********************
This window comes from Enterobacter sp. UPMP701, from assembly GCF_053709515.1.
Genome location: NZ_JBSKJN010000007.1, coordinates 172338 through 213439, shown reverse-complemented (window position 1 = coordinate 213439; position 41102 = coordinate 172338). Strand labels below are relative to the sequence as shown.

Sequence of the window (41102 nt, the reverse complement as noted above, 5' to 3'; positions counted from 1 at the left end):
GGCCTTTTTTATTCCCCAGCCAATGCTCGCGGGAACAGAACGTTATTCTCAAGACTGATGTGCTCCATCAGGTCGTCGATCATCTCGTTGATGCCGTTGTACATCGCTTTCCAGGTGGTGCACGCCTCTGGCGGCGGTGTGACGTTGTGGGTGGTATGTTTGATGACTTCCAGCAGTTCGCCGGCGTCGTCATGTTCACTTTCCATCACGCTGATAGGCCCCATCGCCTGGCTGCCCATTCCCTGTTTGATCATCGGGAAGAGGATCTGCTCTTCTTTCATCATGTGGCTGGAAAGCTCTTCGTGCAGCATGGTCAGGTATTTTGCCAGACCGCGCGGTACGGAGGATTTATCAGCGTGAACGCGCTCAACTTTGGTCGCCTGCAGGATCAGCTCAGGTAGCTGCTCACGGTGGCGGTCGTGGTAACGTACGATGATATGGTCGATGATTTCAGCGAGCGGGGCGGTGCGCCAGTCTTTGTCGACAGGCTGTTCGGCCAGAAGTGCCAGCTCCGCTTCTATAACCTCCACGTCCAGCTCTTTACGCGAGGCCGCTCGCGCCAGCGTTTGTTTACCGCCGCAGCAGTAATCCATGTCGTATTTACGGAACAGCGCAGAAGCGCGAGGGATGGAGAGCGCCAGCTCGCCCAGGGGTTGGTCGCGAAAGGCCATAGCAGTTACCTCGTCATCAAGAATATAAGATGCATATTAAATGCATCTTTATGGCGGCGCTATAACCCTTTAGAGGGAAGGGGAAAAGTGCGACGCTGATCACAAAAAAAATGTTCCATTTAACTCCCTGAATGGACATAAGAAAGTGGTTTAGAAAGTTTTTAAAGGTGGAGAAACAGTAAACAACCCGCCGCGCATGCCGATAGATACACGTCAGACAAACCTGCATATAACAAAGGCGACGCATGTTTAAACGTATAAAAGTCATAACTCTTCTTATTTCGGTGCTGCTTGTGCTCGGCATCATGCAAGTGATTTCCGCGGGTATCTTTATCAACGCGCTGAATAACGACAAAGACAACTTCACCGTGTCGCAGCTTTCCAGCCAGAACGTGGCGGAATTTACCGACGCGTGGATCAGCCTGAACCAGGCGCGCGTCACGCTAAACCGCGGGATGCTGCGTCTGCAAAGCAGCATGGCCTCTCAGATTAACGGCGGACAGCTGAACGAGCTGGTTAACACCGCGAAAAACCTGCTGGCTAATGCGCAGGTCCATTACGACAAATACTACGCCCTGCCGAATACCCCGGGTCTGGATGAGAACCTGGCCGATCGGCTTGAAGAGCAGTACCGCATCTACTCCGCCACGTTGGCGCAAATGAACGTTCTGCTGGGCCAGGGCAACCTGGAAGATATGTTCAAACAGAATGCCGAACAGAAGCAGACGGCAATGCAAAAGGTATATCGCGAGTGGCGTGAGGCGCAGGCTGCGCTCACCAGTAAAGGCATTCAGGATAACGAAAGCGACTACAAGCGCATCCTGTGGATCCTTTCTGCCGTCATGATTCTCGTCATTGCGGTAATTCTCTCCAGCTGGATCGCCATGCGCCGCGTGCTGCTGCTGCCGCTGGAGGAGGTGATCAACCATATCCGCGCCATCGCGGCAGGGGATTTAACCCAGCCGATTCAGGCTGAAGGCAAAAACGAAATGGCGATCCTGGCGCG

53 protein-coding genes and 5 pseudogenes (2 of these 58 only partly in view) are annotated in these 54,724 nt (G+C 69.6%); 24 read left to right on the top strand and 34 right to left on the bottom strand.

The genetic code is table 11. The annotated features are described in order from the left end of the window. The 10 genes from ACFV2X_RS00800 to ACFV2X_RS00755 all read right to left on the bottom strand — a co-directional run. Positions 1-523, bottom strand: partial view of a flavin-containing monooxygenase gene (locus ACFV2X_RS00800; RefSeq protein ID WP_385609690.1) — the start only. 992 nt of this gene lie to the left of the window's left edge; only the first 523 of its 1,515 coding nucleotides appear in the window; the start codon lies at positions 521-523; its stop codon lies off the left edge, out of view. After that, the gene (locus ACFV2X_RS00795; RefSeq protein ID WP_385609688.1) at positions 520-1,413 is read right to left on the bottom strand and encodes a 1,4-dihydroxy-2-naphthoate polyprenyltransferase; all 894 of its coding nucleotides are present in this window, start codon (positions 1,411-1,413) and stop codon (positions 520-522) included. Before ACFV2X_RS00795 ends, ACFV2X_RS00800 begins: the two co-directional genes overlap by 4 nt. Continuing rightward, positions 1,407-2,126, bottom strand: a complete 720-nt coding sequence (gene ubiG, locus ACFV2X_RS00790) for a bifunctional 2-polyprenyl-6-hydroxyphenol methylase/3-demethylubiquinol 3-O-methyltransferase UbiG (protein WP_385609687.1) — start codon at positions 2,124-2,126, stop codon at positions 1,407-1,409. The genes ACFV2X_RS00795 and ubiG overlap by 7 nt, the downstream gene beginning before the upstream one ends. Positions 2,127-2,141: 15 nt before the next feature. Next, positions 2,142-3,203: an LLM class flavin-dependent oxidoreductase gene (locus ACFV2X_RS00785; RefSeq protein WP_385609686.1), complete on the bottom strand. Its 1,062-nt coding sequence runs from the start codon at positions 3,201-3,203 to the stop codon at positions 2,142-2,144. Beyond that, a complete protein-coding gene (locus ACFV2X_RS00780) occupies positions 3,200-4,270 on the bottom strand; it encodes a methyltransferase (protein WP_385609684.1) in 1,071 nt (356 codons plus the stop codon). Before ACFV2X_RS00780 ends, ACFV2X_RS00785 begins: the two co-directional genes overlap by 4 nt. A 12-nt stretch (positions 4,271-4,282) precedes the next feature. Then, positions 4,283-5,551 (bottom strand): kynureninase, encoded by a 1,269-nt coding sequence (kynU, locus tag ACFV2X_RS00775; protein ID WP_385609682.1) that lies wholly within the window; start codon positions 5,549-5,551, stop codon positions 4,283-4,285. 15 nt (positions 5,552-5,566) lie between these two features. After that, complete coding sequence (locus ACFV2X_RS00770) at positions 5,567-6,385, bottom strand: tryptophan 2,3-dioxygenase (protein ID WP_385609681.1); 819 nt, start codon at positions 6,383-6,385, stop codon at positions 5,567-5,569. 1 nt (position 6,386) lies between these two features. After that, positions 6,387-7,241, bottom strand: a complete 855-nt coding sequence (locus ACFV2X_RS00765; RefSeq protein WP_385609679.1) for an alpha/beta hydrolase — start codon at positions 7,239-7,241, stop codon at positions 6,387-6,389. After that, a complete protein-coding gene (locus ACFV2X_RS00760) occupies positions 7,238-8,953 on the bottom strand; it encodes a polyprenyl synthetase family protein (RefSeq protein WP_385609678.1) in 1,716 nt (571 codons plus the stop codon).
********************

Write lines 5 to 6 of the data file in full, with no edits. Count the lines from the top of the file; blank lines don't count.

53 protein-coding genes and 5 pseudogenes (2 of these 58 only partly in view) are annotated in these 54,724 nt (G+C 69.6%); 24 read left to right on the top strand and 34 right to left on the bottom strand.

The genetic code is table 11. The annotated features are described in order from the left end of the window. The 10 genes from ACFV2X_RS00800 to ACFV2X_RS00755 all read right to left on the bottom strand — a co-directional run. Positions 1-523, bottom strand: partial view of a flavin-containing monooxygenase gene (locus ACFV2X_RS00800; RefSeq protein ID WP_385609690.1) — the start only. 992 nt of this gene lie to the left of the window's left edge; only the first 523 of its 1,515 coding nucleotides appear in the window; the start codon lies at positions 521-523; its stop codon lies off the left edge, out of view. After that, the gene (locus ACFV2X_RS00795; RefSeq protein ID WP_385609688.1) at positions 520-1,413 is read right to left on the bottom strand and encodes a 1,4-dihydroxy-2-naphthoate polyprenyltransferase; all 894 of its coding nucleotides are present in this window, start codon (positions 1,411-1,413) and stop codon (positions 520-522) included. Before ACFV2X_RS00795 ends, ACFV2X_RS00800 begins: the two co-directional genes overlap by 4 nt. Continuing rightward, positions 1,407-2,126, bottom strand: a complete 720-nt coding sequence (gene ubiG, locus ACFV2X_RS00790) for a bifunctional 2-polyprenyl-6-hydroxyphenol methylase/3-demethylubiquinol 3-O-methyltransferase UbiG (protein WP_385609687.1) — start codon at positions 2,124-2,126, stop codon at positions 1,407-1,409. The genes ACFV2X_RS00795 and ubiG overlap by 7 nt, the downstream gene beginning before the upstream one ends. Positions 2,127-2,141: 15 nt before the next feature. Next, positions 2,142-3,203: an LLM class flavin-dependent oxidoreductase gene (locus ACFV2X_RS00785; RefSeq protein WP_385609686.1), complete on the bottom strand. Its 1,062-nt coding sequence runs from the start codon at positions 3,201-3,203 to the stop codon at positions 2,142-2,144. Beyond that, a complete protein-coding gene (locus ACFV2X_RS00780) occupies positions 3,200-4,270 on the bottom strand; it encodes a methyltransferase (protein WP_385609684.1) in 1,071 nt (356 codons plus the stop codon). Before ACFV2X_RS00780 ends, ACFV2X_RS00785 begins: the two co-directional genes overlap by 4 nt. A 12-nt stretch (positions 4,271-4,282) precedes the next feature. Then, positions 4,283-5,551 (bottom strand): kynureninase, encoded by a 1,269-nt coding sequence (kynU, locus tag ACFV2X_RS00775; protein ID WP_385609682.1) that lies wholly within the window; start codon positions 5,549-5,551, stop codon positions 4,283-4,285. 15 nt (positions 5,552-5,566) lie between these two features. After that, complete coding sequence (locus ACFV2X_RS00770) at positions 5,567-6,385, bottom strand: tryptophan 2,3-dioxygenase (protein ID WP_385609681.1); 819 nt, start codon at positions 6,383-6,385, stop codon at positions 5,567-5,569. 1 nt (position 6,386) lies between these two features. After that, positions 6,387-7,241, bottom strand: a complete 855-nt coding sequence (locus ACFV2X_RS00765; RefSeq protein WP_385609679.1) for an alpha/beta hydrolase — start codon at positions 7,239-7,241, stop codon at positions 6,387-6,389. After that, a complete protein-coding gene (locus ACFV2X_RS00760) occupies positions 7,238-8,953 on the bottom strand; it encodes a polyprenyl synthetase family protein (RefSeq protein WP_385609678.1) in 1,716 nt (571 codons plus the stop codon).